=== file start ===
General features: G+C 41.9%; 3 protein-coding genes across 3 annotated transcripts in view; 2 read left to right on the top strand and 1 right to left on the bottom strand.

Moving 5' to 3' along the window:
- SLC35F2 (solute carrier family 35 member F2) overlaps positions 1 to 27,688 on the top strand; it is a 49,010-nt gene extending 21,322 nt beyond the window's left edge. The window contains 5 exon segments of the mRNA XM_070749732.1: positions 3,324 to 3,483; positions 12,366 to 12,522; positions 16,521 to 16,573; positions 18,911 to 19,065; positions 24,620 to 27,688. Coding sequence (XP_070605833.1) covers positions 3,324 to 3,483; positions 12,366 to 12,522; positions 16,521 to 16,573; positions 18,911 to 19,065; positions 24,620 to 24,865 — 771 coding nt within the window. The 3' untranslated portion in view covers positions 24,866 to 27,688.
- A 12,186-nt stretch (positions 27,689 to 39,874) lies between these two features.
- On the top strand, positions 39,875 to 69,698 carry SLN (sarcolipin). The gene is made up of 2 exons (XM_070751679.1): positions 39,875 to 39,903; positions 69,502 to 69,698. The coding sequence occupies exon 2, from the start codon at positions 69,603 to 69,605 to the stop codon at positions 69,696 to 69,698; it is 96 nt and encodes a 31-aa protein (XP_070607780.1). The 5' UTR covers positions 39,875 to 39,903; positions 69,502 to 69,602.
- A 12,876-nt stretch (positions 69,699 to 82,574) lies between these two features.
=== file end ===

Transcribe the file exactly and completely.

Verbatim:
General features: G+C 41.9%; 3 protein-coding genes across 3 annotated transcripts in view; 2 read left to right on the top strand and 1 right to left on the bottom strand.

Moving 5' to 3' along the window:
- SLC35F2 (solute carrier family 35 member F2) overlaps positions 1 to 27,688 on the top strand; it is a 49,010-nt gene extending 21,322 nt beyond the window's left edge. The window contains 5 exon segments of the mRNA XM_070749732.1: positions 3,324 to 3,483; positions 12,366 to 12,522; positions 16,521 to 16,573; positions 18,911 to 19,065; positions 24,620 to 27,688. Coding sequence (XP_070605833.1) covers positions 3,324 to 3,483; positions 12,366 to 12,522; positions 16,521 to 16,573; positions 18,911 to 19,065; positions 24,620 to 24,865 — 771 coding nt within the window. The 3' untranslated portion in view covers positions 24,866 to 27,688.
- A 12,186-nt stretch (positions 27,689 to 39,874) lies between these two features.
- On the top strand, positions 39,875 to 69,698 carry SLN (sarcolipin). The gene is made up of 2 exons (XM_070751679.1): positions 39,875 to 39,903; positions 69,502 to 69,698. The coding sequence occupies exon 2, from the start codon at positions 69,603 to 69,605 to the stop codon at positions 69,696 to 69,698; it is 96 nt and encodes a 31-aa protein (XP_070607780.1). The 5' UTR covers positions 39,875 to 39,903; positions 69,502 to 69,602.
- A 12,876-nt stretch (positions 69,699 to 82,574) lies between these two features.